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Alberta Gauge Company, Ltd., a small manufacturing company in Calgary, Alberta, manufactures three types of electrical gauges used in a variety of machinery. For many years the company has been profitable and has operated at capacity. However, in the last two years, prices on all gauges were reduced and selling expenses increased to meet competition and keep the plant operating at capacity. Second-quarter results for the current year, which follow, typify recent experience.


Income Statement

Second Quarter

(in thousands)

Q Gauge E Gauge R Gauge Total
Sales $1600 $900 $900 $3400
Cost of Goods Sold $1048 $770 $50 $2768
Gross Margin $552 $130 $-50 $632
Selling and Admin exp $370 $185 $135 $690
Income before taxes $182 $-55 $-185 $-58


Alice Carlo, the company’s president, is concerned about the results of the pricing, selling, and production prices. After reviewing the second-quarter results, she asked her management staff to consider the following three suggestions:

  • Discontinue the R-gauge line immediately. R-gauges would not be returned to the product line unless the problems with the gauge can be identified and resolved.
  • Increase quarterly sales promotion by $100,000 on the Q-gauge product line in order to increase sales volume by 15 percent.
  • Cut production on the E-gauge line by 50 percent, and cut the traceable advertising and promotion for this line to $20,000 each quarter.


Jason Sperry, the controller, suggested a more careful study of the financial relationships to determine the possible effects on the company’s operating results of the president’s proposed course of action. The president agreed and assigned JoAnn Brower, the assistant controller, to prepare an analysis. Brower has gathered the following information.

  • All three gauges are manufactured with common equipment and facilities.
  • The selling and administrative expense is allocated to the three gauge lines based on average sales volume over the past three years.
  • Special selling expenses (primarily advertising, promotion, and shipping) are incurred for each gauge as follows:


Quarterly Advertising Promotion Shipping Exp
Q gauge $210000 $10/unit
E gauge $100000 $4/unit
R gauge $40000 $10/unit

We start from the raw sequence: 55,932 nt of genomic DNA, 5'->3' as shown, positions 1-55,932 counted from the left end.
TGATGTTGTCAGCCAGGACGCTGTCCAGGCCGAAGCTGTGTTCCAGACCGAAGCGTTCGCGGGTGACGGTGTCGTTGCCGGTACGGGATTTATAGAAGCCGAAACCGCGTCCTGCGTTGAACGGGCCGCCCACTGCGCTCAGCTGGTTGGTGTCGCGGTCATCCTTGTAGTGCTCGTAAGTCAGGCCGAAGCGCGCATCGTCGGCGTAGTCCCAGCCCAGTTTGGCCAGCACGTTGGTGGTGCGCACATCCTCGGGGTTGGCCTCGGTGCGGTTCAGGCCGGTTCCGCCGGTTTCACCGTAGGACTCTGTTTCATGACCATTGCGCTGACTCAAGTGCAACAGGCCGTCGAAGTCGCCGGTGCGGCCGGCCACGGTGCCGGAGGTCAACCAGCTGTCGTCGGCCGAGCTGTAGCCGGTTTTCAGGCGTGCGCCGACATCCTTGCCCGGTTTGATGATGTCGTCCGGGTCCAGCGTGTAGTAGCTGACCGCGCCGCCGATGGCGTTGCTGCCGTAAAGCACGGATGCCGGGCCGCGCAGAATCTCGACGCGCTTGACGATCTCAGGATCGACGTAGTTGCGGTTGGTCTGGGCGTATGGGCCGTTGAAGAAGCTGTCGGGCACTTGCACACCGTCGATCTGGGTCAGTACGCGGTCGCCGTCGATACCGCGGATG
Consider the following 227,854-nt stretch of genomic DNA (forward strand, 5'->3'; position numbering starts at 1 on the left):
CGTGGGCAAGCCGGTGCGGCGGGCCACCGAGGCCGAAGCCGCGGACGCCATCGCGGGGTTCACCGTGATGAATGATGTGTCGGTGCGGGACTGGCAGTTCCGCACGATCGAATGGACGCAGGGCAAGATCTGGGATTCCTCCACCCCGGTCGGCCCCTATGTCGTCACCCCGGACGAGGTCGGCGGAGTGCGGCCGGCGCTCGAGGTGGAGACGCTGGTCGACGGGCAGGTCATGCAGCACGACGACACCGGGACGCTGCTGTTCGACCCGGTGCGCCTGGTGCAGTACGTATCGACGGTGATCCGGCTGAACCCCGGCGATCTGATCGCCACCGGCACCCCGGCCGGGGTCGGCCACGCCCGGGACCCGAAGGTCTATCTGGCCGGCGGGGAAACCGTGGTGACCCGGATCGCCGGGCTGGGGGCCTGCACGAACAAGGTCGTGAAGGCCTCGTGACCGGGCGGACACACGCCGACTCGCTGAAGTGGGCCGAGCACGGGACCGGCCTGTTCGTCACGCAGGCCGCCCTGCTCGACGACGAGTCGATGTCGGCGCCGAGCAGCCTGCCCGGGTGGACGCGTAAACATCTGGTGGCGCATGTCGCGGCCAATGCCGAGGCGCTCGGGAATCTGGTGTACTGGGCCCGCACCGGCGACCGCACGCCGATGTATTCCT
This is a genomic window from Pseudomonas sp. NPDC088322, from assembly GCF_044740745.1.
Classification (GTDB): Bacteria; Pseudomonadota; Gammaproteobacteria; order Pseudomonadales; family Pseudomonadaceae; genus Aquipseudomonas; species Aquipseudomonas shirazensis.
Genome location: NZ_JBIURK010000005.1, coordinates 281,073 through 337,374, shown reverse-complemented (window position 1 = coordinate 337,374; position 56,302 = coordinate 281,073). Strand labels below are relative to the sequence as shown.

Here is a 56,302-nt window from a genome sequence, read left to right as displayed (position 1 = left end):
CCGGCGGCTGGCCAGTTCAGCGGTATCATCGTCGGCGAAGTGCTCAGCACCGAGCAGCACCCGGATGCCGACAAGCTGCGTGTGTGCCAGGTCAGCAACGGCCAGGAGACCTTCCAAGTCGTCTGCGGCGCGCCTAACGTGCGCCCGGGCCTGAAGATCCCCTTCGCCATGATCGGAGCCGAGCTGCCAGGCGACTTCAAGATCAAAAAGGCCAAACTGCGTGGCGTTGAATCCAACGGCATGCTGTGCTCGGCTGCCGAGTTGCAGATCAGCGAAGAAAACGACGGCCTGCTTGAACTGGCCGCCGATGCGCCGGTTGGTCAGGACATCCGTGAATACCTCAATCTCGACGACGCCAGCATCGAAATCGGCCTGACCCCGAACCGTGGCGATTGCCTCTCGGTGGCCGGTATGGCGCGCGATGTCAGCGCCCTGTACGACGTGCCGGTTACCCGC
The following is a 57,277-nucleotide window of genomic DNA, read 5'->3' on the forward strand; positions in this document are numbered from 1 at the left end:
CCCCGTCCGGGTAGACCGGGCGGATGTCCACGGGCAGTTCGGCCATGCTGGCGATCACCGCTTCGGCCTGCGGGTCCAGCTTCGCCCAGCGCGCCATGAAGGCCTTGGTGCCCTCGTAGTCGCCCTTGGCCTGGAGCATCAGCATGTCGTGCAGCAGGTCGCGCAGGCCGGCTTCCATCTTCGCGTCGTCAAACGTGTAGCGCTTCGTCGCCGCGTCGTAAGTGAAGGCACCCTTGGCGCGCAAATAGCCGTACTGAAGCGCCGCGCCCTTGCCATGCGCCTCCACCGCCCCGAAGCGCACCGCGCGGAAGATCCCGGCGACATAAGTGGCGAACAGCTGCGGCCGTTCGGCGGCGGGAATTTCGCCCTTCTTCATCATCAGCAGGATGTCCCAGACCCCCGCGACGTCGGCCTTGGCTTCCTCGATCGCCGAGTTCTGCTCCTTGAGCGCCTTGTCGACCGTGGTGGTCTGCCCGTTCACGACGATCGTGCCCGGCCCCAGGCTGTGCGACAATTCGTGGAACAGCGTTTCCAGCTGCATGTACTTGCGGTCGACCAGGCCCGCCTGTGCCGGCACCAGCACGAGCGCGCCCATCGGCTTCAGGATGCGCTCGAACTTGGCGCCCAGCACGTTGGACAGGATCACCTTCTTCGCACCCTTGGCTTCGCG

• The unit manufacturing costs for the three products are as follows:
Q gauge E gauge R gauge
Direct material $31 $17 $50
Direct labor $40 $20 $60
Variable manufacturing overhead $45 $30 $60
Fixed manufacturing overhead $15 $10 $20
Total $131 $77 $190

The unit sales prices for the three products are as follows:

Q-gauge …………………………………………………………………….. $200

E-gauge …………………………………………………………………….. 90

R-gauge …………………………………………………………………….. 180

  • The company is manufacturing at capacity and is selling all the gauges it produces.



From the information gathered in the case, submit a written report forming analysis, conclusion and recommendations. Incorporate the answer to the following guide question:

  1. JoAnn Brower says that Alberta gauge Company’s product-line income statement for the second quarter is not suitable for analyzing proposal and making decision such as the ones suggested by Alice Carlo. Discuss the reasons to Alberta Gauge’s president the following points:
  • Explain why the product-line income statement as presented is not suitable for analysis and decision making.
  • Describe an alternative income-statement format that would be more suitable for analysis and decision making, and explain why it is better.



  1. Use the operating data presented for Alberta Gauge Company and assume that the president’s proposed course of action had been implement at the beginning of the second quarter. Then evaluate the president’s proposal by specifically responding to the following points.


  • Are each of the three suggestion cost-effective? Support your discussion with an analysis that shows the net impact on income before taxes for each of the three suggestions.
  • Was the president correct in proposing that the R-gauge line be eliminated? Explain your answer.
  • Was the president correct in promoting the Q-gauge line rather than the E-gauge line? Explain your answer.
  • Does the proposed course of action make effective use of the company’s capacity? Explain your answer.


  1. Are there any qualitative factors that Alberta Gauge Company’s management should consider before it drops the R-gauge line? Explain your answer.
















Select an organization from any industry in your own interest and evaluate its financial performance based on its published financial statement. Comparison can be made either with of another company or past year financial performance.


  1. Analyze financial statement using relevant techniques to assess the financial viability of an organization
  2. Use appropriate calculations and methods to improve the quality of financial information used and describe the associated limitations.
  3. Make recommendations on the strategic portfolio of an organization based on the interpretation of financial information.